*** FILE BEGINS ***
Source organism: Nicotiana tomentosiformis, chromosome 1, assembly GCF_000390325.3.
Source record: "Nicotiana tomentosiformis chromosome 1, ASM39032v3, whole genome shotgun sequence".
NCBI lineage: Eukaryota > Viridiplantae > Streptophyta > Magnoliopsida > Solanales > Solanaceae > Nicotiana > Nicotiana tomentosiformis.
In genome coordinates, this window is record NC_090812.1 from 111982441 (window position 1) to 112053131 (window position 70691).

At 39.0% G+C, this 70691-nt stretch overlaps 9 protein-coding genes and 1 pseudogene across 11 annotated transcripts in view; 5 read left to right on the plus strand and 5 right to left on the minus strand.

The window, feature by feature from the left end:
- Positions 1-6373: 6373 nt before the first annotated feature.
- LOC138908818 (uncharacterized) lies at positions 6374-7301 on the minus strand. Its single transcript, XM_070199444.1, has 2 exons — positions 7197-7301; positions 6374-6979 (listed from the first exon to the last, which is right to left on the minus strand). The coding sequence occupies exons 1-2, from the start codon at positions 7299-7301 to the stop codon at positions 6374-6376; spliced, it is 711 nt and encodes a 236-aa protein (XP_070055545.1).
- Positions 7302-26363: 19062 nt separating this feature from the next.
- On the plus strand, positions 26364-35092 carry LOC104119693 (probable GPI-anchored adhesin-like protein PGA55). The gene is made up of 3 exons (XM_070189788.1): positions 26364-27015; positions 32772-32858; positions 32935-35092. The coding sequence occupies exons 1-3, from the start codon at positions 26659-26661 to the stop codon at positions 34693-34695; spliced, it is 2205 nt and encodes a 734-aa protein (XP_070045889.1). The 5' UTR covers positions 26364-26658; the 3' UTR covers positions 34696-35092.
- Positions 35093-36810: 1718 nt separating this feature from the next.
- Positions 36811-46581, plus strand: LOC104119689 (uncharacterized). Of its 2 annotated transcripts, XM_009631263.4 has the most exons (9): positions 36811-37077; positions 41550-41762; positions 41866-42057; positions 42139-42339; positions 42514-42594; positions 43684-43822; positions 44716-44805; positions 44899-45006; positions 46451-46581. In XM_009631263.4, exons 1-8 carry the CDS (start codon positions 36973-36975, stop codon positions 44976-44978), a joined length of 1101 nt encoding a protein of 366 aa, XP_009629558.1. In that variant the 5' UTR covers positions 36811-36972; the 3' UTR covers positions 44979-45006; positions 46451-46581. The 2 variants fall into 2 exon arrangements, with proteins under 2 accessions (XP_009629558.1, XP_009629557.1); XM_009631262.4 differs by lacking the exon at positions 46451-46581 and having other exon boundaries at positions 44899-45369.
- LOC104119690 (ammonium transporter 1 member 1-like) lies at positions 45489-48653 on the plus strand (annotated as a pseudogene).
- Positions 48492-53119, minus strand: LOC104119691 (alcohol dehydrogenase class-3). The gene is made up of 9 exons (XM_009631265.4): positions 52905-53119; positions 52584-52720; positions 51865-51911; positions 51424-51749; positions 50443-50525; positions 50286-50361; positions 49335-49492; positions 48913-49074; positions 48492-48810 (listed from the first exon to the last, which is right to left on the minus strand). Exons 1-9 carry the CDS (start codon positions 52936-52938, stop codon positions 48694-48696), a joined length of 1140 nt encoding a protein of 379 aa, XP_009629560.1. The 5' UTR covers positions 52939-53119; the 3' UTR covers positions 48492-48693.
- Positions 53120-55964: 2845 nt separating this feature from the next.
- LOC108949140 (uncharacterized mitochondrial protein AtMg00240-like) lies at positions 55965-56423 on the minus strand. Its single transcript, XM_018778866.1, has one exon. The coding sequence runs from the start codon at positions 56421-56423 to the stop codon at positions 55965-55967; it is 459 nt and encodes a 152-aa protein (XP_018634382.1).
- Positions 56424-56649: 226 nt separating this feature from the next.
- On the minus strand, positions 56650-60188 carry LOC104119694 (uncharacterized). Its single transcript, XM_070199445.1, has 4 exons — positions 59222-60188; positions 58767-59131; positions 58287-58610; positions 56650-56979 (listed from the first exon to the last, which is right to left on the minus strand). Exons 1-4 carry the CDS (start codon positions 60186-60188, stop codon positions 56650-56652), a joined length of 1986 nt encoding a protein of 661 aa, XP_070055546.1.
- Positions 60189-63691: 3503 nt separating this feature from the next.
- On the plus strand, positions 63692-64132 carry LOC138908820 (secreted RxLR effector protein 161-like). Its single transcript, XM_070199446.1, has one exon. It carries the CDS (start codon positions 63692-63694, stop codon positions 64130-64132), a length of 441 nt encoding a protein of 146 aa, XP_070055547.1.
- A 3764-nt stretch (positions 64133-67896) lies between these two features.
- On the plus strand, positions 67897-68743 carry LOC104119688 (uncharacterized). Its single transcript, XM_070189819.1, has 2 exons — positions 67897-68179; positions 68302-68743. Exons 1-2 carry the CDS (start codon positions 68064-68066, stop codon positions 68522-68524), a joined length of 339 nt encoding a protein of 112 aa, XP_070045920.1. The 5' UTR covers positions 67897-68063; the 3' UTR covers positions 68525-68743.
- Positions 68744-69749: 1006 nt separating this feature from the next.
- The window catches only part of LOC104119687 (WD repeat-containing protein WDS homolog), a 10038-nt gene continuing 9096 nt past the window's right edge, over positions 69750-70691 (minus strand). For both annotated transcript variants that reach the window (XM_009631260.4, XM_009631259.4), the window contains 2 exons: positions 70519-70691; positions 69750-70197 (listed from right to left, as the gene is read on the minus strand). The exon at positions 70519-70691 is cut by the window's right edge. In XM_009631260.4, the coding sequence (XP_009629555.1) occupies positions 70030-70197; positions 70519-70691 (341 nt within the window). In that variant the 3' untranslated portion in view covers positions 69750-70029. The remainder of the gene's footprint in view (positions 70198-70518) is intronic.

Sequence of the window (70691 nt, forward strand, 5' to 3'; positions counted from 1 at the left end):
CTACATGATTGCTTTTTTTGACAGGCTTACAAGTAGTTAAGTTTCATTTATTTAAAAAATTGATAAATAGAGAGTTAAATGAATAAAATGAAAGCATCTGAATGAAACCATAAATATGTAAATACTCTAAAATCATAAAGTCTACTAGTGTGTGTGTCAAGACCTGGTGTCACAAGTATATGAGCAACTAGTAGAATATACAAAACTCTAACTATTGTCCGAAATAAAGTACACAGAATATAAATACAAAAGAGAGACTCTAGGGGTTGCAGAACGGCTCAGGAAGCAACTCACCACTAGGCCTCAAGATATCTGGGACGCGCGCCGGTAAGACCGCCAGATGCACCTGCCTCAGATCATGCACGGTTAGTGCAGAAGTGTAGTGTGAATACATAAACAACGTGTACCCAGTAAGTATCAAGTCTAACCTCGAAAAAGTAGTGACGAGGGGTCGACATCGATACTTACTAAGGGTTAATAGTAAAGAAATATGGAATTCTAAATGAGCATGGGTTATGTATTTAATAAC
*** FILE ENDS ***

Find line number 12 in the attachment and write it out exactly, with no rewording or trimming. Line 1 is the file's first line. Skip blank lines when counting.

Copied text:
- Positions 36811-46581, plus strand: LOC104119689 (uncharacterized). Of its 2 annotated transcripts, XM_009631263.4 has the most exons (9): positions 36811-37077; positions 41550-41762; positions 41866-42057; positions 42139-42339; positions 42514-42594; positions 43684-43822; positions 44716-44805; positions 44899-45006; positions 46451-46581. In XM_009631263.4, exons 1-8 carry the CDS (start codon positions 36973-36975, stop codon positions 44976-44978), a joined length of 1101 nt encoding a protein of 366 aa, XP_009629558.1. In that variant the 5' UTR covers positions 36811-36972; the 3' UTR covers positions 44979-45006; positions 46451-46581. The 2 variants fall into 2 exon arrangements, with proteins under 2 accessions (XP_009629558.1, XP_009629557.1); XM_009631262.4 differs by lacking the exon at positions 46451-46581 and having other exon boundaries at positions 44899-45369.